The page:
Dozens of tents and packed shopping carts line sidewalks and underpasses in gentrifying East Village. Homeless men and women, some of who have lived here for years and others more recently, gather for impromptu meals and overnight encampments.

Meanwhile, residents with often new condos and businesses look on, overwhelmed and unsure what to do. Many of them are new to the neighborhood, too.

Welcome to East Village, the front line of San Diego’s homelessness crisis.

Street homelessness is up countywide but the problem is growing at a particularly rapid clip here. The neighborhood’s homeless population has spiked nearly 80 percent – from about 480 to more than 865 – in the last year alone, according to a downtown business group’s monthly count.

Here’s a look at how much the unsheltered homeless population has grown in East Village in recent years – and how much this year’s growth is outstripping past trends.

rising-street-homelessnessLocal leaders and nonprofits that serve the homeless are reluctant to point to any single reason for the upsurge in homelessness in East Village. The neighborhood’s long had a large homeless population. They say there are likely a number of reasons – everything from a dearth of affordable housing to stagnant wages and much more.


We Stand Up For You. Will You Stand Up For Us?

Tent cities are increasingly popping up, along with residential towers and new businesses.

The tent cities are emerging under overpasses like this one.

Photo by Jamie Scott Lytle
Photo by Jamie Scott Lytle

They’re also striking around Neil Good Day Center, a facility operated by nearby Father Joe’s Villages where homeless folks can get their mail and access other services.

Photo by Jamie Scott Lytle
Photo by Jamie Scott Lytle

There’s a permanence to these makeshift settlements that’s struck even longtime San Diego homeless services workers like Bernie Miles.

“People have just put the tents up and said, ‘This is my spot,’” said Miles, who supervises workers who try to connect downtown homeless folks with services at North Park-based Episcopal Community Services.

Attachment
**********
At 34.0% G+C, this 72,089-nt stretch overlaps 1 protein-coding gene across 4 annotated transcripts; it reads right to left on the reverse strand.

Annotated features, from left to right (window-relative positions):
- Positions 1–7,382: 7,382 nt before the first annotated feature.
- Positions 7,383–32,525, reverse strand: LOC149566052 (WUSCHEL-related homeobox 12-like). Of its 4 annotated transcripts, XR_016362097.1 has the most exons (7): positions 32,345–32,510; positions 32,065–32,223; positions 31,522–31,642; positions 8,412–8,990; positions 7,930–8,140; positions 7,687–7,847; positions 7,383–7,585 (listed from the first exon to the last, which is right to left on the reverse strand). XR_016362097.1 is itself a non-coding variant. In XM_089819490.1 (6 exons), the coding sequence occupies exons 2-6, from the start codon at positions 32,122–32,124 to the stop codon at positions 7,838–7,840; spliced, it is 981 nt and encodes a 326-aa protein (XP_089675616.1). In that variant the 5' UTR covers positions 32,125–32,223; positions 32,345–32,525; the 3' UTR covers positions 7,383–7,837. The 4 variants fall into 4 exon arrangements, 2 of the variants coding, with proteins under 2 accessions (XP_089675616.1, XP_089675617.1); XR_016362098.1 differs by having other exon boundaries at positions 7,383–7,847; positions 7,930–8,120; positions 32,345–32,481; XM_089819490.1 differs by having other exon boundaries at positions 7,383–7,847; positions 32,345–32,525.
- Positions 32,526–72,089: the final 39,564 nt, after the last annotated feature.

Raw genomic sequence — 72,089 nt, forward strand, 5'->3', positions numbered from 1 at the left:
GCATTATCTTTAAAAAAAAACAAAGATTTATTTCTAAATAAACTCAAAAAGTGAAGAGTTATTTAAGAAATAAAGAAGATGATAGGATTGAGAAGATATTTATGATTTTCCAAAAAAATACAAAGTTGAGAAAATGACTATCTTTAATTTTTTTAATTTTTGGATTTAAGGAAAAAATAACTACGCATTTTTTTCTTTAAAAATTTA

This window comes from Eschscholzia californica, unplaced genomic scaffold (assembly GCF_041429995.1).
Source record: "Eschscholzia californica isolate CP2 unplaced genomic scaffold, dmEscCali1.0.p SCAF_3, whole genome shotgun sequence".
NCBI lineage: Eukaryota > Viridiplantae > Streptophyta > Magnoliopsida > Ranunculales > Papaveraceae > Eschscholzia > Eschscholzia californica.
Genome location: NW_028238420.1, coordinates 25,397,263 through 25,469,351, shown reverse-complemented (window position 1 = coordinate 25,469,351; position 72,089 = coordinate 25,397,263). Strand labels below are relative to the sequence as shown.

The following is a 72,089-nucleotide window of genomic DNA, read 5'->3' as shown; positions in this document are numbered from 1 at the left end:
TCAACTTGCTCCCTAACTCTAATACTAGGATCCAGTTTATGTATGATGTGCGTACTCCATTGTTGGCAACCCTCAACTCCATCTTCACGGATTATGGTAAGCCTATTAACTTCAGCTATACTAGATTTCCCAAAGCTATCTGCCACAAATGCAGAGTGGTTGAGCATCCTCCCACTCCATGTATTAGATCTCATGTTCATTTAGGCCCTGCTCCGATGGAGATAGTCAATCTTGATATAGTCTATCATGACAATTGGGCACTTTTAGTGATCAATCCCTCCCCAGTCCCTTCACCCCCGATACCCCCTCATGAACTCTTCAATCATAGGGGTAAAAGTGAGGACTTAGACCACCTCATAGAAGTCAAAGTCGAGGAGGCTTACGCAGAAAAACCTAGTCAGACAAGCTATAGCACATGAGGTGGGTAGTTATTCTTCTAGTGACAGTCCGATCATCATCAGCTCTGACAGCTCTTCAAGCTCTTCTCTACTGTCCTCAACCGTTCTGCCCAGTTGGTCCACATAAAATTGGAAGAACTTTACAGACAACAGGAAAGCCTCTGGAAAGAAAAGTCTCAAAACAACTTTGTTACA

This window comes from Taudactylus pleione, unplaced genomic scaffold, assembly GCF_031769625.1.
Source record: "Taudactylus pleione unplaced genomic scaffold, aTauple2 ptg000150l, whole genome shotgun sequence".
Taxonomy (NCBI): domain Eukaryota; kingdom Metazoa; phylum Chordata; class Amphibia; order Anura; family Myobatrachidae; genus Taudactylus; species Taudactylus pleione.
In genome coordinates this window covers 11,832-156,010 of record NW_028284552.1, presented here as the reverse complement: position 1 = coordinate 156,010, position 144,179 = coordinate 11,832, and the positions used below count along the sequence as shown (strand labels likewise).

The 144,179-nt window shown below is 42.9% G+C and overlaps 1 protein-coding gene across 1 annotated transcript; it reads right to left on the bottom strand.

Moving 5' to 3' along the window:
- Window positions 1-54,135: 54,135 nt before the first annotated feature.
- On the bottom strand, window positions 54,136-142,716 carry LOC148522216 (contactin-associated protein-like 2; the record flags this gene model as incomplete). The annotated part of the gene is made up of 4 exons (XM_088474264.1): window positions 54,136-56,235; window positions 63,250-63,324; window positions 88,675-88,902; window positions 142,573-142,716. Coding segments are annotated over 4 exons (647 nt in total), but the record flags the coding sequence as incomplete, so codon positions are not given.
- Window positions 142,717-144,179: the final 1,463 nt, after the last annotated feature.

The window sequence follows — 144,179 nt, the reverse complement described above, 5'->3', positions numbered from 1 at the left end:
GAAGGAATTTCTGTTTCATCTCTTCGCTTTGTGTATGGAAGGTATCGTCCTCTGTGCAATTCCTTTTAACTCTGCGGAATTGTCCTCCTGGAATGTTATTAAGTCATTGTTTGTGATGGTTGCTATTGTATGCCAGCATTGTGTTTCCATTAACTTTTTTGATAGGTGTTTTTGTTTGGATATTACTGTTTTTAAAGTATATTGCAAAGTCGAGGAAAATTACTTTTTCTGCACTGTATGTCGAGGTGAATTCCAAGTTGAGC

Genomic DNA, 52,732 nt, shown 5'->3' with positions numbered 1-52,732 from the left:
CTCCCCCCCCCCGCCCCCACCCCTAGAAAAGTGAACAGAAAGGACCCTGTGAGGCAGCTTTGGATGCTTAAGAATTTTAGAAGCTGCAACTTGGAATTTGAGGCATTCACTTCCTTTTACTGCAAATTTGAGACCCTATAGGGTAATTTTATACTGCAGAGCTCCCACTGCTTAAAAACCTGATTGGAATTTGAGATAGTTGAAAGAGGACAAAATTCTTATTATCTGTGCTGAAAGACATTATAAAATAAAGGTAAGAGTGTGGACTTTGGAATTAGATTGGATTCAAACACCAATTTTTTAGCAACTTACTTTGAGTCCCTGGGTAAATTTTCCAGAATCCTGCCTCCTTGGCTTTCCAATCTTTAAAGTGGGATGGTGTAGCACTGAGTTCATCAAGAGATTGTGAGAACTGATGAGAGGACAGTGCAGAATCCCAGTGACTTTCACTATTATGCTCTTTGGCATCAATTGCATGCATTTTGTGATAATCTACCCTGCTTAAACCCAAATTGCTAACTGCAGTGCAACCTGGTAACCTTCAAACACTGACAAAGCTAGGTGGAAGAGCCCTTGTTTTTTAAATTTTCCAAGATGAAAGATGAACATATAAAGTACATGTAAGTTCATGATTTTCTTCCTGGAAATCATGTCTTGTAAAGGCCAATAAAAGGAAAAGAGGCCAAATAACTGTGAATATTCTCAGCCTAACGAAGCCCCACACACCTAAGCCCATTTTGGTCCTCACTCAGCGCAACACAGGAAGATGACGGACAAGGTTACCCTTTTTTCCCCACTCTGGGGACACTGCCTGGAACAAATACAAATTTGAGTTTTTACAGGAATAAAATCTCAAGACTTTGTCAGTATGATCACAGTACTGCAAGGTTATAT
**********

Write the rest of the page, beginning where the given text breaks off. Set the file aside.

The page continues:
Those tent cities could be helping fuel what appears to be a massive uptick in homelessness on East Village streets. Groups like the Downtown San Diego Partnership count each tent as housing two people when they tabulate the number of homeless downtown.

The tent cities are particularly dense in the area near Father Joe’s Villages’ St. Vincent de Paul campus on Imperial Avenue.

Indeed, last month the Downtown Partnership recorded that more than two-thirds of the population who live on East Village streets settled in southeastern East Village, the corner of the neighborhood that’s home to that campus and other homeless services.

Ruth Bruland, chief program officer at Father Joe’s Villages, said she’s troubled by what she sees as she walks in the area and drives to work.

“I’m in the industry, if you will, and it’s shocking,” Bruland said. “We are hamsters in a hamster wheel trying to make things happen for people and open up doors where they can exit homelessness, and here it is, growing around us like it is.”

Bruland and other East Village homeless providers confront wait lists in their shelter programs and struggles finding housing for clients already enrolled in them.

They wish they could do more – and more quickly.

East Village resident and business groups do, too.

“It’s getting worse by the minute,” said Robert Weichelt, an East Village Residents Group board member.

The real estate broker said some residents overwhelmed by growing encampments and panhandling are considering moving out of the neighborhood. He recently helped one young couple move.

The residents group recently circulated a report urging the city to take immediate steps to address the growing problem.

Homeless folks who live in East Village also feel pressure.

Steve Hillard, who’s lived on the streets of East Village for years, told me earlier this year he’s sensed a change in the last year.

“They don’t want us to be downtown,” he said.

Photo by Jamie Scott Lytle
Photo by Jamie Scott Lytle

Hillard is one of several homeless folks who told me they’re concerned with the city’s handling of encampment sweeps conducted weekly since March. The city has said the operations are meant to clean up the streets, not displace homeless people.

Hillard didn’t see them that way.

“I’m already being punished for being out here,” he said. “I wish they would be more respectful.”

I haven’t run into Hillard since the city installed these rocks under an Imperial Avenue overpass but I can’t imagine he’s pleased with them, either.

Photo by Kelly Davis
Photo by Kelly Davis

 

The city claimed this spring that it installed these rocks along a common route to Petco Park in East Village following complaints from Sherman Heights residents. But VOSD contributor Kelly Davis later found that the city’s former ballpark administrator actually took the lead and aimed to discourage encampments in advance of the All-Star Game.

David Gapp, another East Village Residents Group board member, defended the rock garden. He said East Village and Sherman Heights residents are concerned for their safety and sometimes can’t use sidewalks in the area because they’re covered with tents.

Gapp emphasized that he’s long felt compassion toward homeless folks but said he’s watched fights break out and some others have chased him and his wife. “The rest of the city probably has no idea what’s going on,” Gapp said.

Despite the unsafe conditions – including for homeless people – people continue to arrive in East Village, some from other parts of San Diego and some from outside the area.